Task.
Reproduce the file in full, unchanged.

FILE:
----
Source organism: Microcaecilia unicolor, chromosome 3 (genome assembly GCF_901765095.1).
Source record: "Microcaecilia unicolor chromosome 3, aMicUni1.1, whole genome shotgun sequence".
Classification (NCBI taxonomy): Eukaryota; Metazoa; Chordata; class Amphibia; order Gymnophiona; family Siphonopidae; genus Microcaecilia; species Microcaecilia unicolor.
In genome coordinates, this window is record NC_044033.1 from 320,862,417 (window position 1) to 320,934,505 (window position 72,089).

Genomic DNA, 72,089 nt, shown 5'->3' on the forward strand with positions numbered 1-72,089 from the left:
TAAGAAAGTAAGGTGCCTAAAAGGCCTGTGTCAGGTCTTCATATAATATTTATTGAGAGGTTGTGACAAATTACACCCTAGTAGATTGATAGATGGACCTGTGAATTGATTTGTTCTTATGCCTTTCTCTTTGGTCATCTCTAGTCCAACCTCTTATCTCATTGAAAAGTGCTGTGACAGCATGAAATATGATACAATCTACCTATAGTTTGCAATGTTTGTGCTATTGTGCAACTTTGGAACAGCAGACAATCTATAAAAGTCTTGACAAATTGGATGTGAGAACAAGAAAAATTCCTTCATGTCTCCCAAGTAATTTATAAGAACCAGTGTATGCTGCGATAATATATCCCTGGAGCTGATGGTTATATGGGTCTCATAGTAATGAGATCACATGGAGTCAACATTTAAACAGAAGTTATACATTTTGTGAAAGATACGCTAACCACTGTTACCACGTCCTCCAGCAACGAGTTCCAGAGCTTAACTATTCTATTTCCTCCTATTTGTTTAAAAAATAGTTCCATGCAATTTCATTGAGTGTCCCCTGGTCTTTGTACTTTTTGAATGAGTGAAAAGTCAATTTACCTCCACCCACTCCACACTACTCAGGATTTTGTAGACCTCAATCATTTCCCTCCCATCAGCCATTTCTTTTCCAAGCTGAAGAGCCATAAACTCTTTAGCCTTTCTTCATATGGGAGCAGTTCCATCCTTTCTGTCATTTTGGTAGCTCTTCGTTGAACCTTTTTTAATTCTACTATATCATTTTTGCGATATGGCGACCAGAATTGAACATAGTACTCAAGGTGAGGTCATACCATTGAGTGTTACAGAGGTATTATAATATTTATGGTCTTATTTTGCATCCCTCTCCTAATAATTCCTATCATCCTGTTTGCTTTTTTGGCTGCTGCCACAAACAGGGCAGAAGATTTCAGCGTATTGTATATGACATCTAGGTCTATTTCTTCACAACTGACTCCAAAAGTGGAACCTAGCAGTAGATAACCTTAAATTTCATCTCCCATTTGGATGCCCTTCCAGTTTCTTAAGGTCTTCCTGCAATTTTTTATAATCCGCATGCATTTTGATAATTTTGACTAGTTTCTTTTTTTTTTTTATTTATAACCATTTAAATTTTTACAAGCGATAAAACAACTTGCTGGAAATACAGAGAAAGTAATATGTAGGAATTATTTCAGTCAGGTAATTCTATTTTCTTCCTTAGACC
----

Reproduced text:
Source organism: Microcaecilia unicolor, chromosome 3 (genome assembly GCF_901765095.1).
Source record: "Microcaecilia unicolor chromosome 3, aMicUni1.1, whole genome shotgun sequence".
Classification (NCBI taxonomy): Eukaryota; Metazoa; Chordata; class Amphibia; order Gymnophiona; family Siphonopidae; genus Microcaecilia; species Microcaecilia unicolor.
In genome coordinates, this window is record NC_044033.1 from 320,862,417 (window position 1) to 320,934,505 (window position 72,089).

Genomic DNA, 72,089 nt, shown 5'->3' on the forward strand with positions numbered 1-72,089 from the left:
TAAGAAAGTAAGGTGCCTAAAAGGCCTGTGTCAGGTCTTCATATAATATTTATTGAGAGGTTGTGACAAATTACACCCTAGTAGATTGATAGATGGACCTGTGAATTGATTTGTTCTTATGCCTTTCTCTTTGGTCATCTCTAGTCCAACCTCTTATCTCATTGAAAAGTGCTGTGACAGCATGAAATATGATACAATCTACCTATAGTTTGCAATGTTTGTGCTATTGTGCAACTTTGGAACAGCAGACAATCTATAAAAGTCTTGACAAATTGGATGTGAGAACAAGAAAAATTCCTTCATGTCTCCCAAGTAATTTATAAGAACCAGTGTATGCTGCGATAATATATCCCTGGAGCTGATGGTTATATGGGTCTCATAGTAATGAGATCACATGGAGTCAACATTTAAACAGAAGTTATACATTTTGTGAAAGATACGCTAACCACTGTTACCACGTCCTCCAGCAACGAGTTCCAGAGCTTAACTATTCTATTTCCTCCTATTTGTTTAAAAAATAGTTCCATGCAATTTCATTGAGTGTCCCCTGGTCTTTGTACTTTTTGAATGAGTGAAAAGTCAATTTACCTCCACCCACTCCACACTACTCAGGATTTTGTAGACCTCAATCATTTCCCTCCCATCAGCCATTTCTTTTCCAAGCTGAAGAGCCATAAACTCTTTAGCCTTTCTTCATATGGGAGCAGTTCCATCCTTTCTGTCATTTTGGTAGCTCTTCGTTGAACCTTTTTTAATTCTACTATATCATTTTTGCGATATGGCGACCAGAATTGAACATAGTACTCAAGGTGAGGTCATACCATTGAGTGTTACAGAGGTATTATAATATTTATGGTCTTATTTTGCATCCCTCTCCTAATAATTCCTATCATCCTGTTTGCTTTTTTGGCTGCTGCCACAAACAGGGCAGAAGATTTCAGCGTATTGTATATGACATCTAGGTCTATTTCTTCACAACTGACTCCAAAAGTGGAACCTAGCAGTAGATAACCTTAAATTTCATCTCCCATTTGGATGCCCTTCCAGTTTCTTAAGGTCTTCCTGCAATTTTTTATAATCCGCATGCATTTTGATAATTTTGACTAGTTTCTTTTTTTTTTTTATTTATAACCATTTAAATTTTTACAAGCGATAAAACAACTTGCTGGAAATACAGAGAAAGTAATATGTAGGAATTATTTCAGTCAGGTAATTCTATTTTCTTCCTTAGACC